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I'm creating a project in TypeScript with express right now, which I would like to pulish under the public domain once I release it. However, express is MIT licensed, and the TypeScript NPM package is licensed under Apache-2.0.

As I don't include any code from the packages themselves (I only include the name in package.json), I don't think I have to use the MIT or Apache-2.0 either, but I'm not sure.

Can anyone confirm my thoughts?

Kind regards, Bram

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You can dedicate a creative work to the public domain if you are the sole author/copyright holder, and if your jurisdiction recognizes public domain dedications.

Here, the relevant question is where your creative work ends and other's creative works begin. Your running software as a whole clearly includes other's components, so you have no right to dedicate the copyright to the running software as a whole into the public domain. In contrast, you're the copyright holder for all the code that you wrote yourself, and can therefore dedicate its copyright into the public domain.

You mention that your software relies on other components, but I don't think they would be a problem here.

  • You are referencing Express, but you are arguably not creating a derived work from Express. If it is not a derived work, then the Express license is irrelevant. It would clearly be a derived work if you were to modify the Express software, or if you incorporate snippets of the Express code into your software. However, this can be argued differently as well, that by using the Express APIs in your code you are copying copyrightable aspects.
  • If the MIT license of Express would matter, it wouldn't be a problem since the MIT license does not impose any restrictions other than keeping the copyright and license notice of the original intact. The MIT license does not enforce that the components written by you use any particular license, or that they shall be covered by copyright at all.
  • The Typescript compiler is not part of your software. Your software is just data to the Typescript compiler. It is common to compile public-domain software with copyright-covered compilers, for example when compiling the public-domain SQLite database with the GPL-licensed GCC compiler.
  • If Apache license of the Typescript compiler were to apply, it would have generally similar consequences as the MIT license, though Apache-2.0 has more complex notice requirements.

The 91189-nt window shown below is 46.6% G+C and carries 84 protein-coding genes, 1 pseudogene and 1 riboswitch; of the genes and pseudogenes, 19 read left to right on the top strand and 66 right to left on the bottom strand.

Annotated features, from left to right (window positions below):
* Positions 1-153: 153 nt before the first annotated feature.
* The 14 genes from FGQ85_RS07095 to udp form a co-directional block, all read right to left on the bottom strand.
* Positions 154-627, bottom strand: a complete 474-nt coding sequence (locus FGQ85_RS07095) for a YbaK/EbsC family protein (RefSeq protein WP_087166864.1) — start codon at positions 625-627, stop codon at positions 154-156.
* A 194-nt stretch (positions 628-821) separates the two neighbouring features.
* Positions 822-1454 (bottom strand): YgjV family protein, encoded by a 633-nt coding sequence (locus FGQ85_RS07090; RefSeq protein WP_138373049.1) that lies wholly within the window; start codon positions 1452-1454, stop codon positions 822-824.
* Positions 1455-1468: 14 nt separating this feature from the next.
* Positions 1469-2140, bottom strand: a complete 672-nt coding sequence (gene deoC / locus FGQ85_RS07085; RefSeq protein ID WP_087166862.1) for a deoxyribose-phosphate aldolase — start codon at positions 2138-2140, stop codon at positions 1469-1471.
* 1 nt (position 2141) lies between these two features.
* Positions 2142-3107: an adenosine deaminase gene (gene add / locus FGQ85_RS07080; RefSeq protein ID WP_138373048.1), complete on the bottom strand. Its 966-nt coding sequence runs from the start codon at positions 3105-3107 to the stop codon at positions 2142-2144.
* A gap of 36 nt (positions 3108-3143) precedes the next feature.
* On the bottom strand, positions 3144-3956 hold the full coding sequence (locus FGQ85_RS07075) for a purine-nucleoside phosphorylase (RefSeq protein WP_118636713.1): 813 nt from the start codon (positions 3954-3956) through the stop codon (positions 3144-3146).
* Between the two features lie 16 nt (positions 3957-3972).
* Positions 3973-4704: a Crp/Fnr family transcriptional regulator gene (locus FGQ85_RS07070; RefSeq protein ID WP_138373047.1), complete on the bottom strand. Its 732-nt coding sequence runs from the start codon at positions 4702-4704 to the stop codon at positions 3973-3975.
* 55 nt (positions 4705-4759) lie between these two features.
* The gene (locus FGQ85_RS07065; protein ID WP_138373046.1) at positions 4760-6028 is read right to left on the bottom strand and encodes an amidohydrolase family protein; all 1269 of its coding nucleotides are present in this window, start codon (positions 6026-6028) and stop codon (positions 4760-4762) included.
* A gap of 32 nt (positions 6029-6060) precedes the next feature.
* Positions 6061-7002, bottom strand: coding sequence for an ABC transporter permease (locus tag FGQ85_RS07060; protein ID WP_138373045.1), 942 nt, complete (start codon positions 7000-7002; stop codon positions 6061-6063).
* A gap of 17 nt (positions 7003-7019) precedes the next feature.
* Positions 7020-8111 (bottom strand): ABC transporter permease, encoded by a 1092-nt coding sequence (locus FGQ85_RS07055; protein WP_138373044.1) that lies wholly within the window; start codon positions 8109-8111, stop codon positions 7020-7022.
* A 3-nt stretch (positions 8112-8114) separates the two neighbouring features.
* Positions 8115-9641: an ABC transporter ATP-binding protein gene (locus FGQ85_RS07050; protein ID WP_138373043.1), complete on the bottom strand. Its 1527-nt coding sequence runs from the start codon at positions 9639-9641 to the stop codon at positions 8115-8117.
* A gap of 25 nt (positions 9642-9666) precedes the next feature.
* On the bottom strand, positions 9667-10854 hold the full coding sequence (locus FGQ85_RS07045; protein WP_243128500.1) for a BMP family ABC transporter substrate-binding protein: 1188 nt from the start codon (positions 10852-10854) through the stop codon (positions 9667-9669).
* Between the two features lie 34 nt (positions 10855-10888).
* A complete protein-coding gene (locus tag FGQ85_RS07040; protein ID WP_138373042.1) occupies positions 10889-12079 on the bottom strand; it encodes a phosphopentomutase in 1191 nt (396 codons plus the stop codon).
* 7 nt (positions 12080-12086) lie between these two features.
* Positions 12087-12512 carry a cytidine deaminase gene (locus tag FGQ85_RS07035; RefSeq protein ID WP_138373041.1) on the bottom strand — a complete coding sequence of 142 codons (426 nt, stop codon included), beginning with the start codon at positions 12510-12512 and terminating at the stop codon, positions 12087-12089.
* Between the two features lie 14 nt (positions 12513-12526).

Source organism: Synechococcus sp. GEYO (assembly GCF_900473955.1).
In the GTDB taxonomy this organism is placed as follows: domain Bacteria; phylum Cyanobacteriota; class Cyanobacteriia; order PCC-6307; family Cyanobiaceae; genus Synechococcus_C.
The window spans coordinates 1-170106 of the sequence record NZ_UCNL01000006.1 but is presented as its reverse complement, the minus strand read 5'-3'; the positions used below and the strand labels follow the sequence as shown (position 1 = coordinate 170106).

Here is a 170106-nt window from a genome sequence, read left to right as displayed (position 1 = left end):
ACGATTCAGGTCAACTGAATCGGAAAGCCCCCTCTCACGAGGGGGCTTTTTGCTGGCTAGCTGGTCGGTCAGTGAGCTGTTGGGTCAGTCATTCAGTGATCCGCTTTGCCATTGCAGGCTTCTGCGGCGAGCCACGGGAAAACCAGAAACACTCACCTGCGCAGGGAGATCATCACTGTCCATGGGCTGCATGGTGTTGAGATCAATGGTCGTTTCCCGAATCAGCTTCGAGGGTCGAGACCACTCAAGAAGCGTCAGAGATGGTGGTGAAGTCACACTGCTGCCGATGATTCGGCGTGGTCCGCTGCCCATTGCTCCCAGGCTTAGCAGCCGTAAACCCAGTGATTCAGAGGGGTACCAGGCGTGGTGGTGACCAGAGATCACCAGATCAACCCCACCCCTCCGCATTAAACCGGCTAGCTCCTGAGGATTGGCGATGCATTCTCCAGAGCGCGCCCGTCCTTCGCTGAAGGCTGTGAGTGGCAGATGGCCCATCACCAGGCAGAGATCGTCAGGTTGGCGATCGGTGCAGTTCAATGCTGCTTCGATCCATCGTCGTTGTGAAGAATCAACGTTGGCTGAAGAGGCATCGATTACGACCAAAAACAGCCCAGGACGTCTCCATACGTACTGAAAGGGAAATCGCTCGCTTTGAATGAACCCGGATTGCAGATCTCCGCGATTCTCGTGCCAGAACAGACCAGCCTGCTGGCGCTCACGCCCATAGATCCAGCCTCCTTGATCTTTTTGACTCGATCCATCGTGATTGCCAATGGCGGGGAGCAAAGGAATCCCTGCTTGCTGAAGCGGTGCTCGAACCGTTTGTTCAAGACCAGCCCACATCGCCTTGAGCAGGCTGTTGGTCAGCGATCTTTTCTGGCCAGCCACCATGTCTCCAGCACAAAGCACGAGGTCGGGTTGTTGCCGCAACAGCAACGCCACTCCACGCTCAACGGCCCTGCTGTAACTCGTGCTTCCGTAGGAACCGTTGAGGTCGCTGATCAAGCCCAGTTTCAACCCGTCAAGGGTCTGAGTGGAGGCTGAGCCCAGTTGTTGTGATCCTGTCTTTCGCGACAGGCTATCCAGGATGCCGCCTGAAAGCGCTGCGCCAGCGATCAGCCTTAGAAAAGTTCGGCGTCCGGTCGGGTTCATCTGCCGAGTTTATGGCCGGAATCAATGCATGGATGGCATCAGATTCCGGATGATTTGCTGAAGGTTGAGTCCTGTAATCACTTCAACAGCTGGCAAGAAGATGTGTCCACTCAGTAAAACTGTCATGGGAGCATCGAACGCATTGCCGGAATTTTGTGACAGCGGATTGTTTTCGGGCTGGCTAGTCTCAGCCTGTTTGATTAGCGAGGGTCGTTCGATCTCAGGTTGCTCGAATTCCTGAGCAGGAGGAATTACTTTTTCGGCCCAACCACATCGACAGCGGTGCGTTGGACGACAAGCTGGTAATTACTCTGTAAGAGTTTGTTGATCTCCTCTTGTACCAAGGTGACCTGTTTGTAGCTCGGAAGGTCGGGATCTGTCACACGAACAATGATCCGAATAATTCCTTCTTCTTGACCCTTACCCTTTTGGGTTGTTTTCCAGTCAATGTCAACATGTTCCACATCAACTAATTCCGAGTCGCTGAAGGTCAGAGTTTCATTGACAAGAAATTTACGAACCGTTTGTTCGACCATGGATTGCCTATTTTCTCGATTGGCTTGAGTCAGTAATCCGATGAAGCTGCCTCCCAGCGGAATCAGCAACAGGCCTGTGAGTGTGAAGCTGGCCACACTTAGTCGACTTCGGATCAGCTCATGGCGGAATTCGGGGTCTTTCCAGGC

A note on NPM licenses: the metadata is not always fully correct. More importantly, the license metadata only relates to a particular package, not to the entire dependency tree. You must comply with the licenses of all your dependencies, even if they are just indirect dependencies. Similarly, if you were to upload your public domain code to NPM, this wouldn't imply that your Express dependency would now be public domain as well.

In summary, you probably can dedicate your own code into the public domain, if your jurisdiction recognizes this act. The CC0 instrument might be worth looking at, as it includes a public domain dedication (where possible), and an ultra-permissive fallback license if a public domain dedication is not possible. However, public domain dedications are not recommended for software since they only indicate the absence of copyright restrictions, but do not indicate a right to use the software. In particular, others might not be able to legally use the software if you hold relevant patents.

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  • If the OP holds relevant patents why can’t the OP license their use as broadly or narrowly as they chose along with whatever copyright they waive? Feb 12, 2022 at 21:52
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    @GeorgeWhite They can, but CC0 or public domain is not the tool for that. I wanted to mention that issue for completeness. Notably, the CC0 is not an OSI-approved Open Source license due to a lack of consensus about this issue.
    – amon
    Feb 12, 2022 at 23:43

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